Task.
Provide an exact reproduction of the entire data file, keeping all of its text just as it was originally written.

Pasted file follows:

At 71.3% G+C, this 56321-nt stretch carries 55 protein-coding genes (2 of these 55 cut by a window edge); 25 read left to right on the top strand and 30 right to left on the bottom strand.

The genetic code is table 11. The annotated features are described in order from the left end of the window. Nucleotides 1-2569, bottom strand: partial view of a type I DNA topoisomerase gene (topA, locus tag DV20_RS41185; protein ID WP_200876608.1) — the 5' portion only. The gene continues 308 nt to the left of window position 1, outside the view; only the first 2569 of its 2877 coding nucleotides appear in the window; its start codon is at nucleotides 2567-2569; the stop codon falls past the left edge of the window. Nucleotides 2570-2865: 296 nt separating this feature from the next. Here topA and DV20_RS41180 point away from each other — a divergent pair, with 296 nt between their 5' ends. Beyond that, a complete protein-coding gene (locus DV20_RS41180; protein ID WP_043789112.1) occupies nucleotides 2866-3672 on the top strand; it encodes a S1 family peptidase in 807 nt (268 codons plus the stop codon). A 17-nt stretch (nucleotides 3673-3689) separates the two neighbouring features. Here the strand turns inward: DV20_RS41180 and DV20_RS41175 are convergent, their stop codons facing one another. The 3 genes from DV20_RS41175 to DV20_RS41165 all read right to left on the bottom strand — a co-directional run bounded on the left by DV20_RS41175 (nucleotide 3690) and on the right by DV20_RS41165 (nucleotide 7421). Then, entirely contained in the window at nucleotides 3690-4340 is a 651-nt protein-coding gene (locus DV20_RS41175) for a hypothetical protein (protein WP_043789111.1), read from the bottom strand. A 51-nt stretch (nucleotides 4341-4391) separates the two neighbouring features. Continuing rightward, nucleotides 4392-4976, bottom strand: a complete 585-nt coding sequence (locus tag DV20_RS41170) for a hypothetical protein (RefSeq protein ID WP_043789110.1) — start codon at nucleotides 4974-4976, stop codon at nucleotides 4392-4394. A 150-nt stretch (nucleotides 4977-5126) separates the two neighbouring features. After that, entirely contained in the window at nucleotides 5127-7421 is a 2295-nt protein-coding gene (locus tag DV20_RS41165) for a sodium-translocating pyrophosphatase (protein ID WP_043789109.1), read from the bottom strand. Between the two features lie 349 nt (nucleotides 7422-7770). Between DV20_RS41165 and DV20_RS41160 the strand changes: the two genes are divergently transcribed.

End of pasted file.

At 71.3% G+C, this 56321-nt stretch carries 55 protein-coding genes (2 of these 55 cut by a window edge); 25 read left to right on the top strand and 30 right to left on the bottom strand.

The genetic code is table 11. The annotated features are described in order from the left end of the window. Nucleotides 1-2569, bottom strand: partial view of a type I DNA topoisomerase gene (topA, locus tag DV20_RS41185; protein ID WP_200876608.1) — the 5' portion only. The gene continues 308 nt to the left of window position 1, outside the view; only the first 2569 of its 2877 coding nucleotides appear in the window; its start codon is at nucleotides 2567-2569; the stop codon falls past the left edge of the window. Nucleotides 2570-2865: 296 nt separating this feature from the next. Here topA and DV20_RS41180 point away from each other — a divergent pair, with 296 nt between their 5' ends. Beyond that, a complete protein-coding gene (locus DV20_RS41180; protein ID WP_043789112.1) occupies nucleotides 2866-3672 on the top strand; it encodes a S1 family peptidase in 807 nt (268 codons plus the stop codon). A 17-nt stretch (nucleotides 3673-3689) separates the two neighbouring features. Here the strand turns inward: DV20_RS41180 and DV20_RS41175 are convergent, their stop codons facing one another. The 3 genes from DV20_RS41175 to DV20_RS41165 all read right to left on the bottom strand — a co-directional run bounded on the left by DV20_RS41175 (nucleotide 3690) and on the right by DV20_RS41165 (nucleotide 7421). Then, entirely contained in the window at nucleotides 3690-4340 is a 651-nt protein-coding gene (locus DV20_RS41175) for a hypothetical protein (protein WP_043789111.1), read from the bottom strand. A 51-nt stretch (nucleotides 4341-4391) separates the two neighbouring features. Continuing rightward, nucleotides 4392-4976, bottom strand: a complete 585-nt coding sequence (locus tag DV20_RS41170) for a hypothetical protein (RefSeq protein ID WP_043789110.1) — start codon at nucleotides 4974-4976, stop codon at nucleotides 4392-4394. A 150-nt stretch (nucleotides 4977-5126) separates the two neighbouring features. After that, entirely contained in the window at nucleotides 5127-7421 is a 2295-nt protein-coding gene (locus tag DV20_RS41165) for a sodium-translocating pyrophosphatase (protein ID WP_043789109.1), read from the bottom strand. Between the two features lie 349 nt (nucleotides 7422-7770). Between DV20_RS41165 and DV20_RS41160 the strand changes: the two genes are divergently transcribed.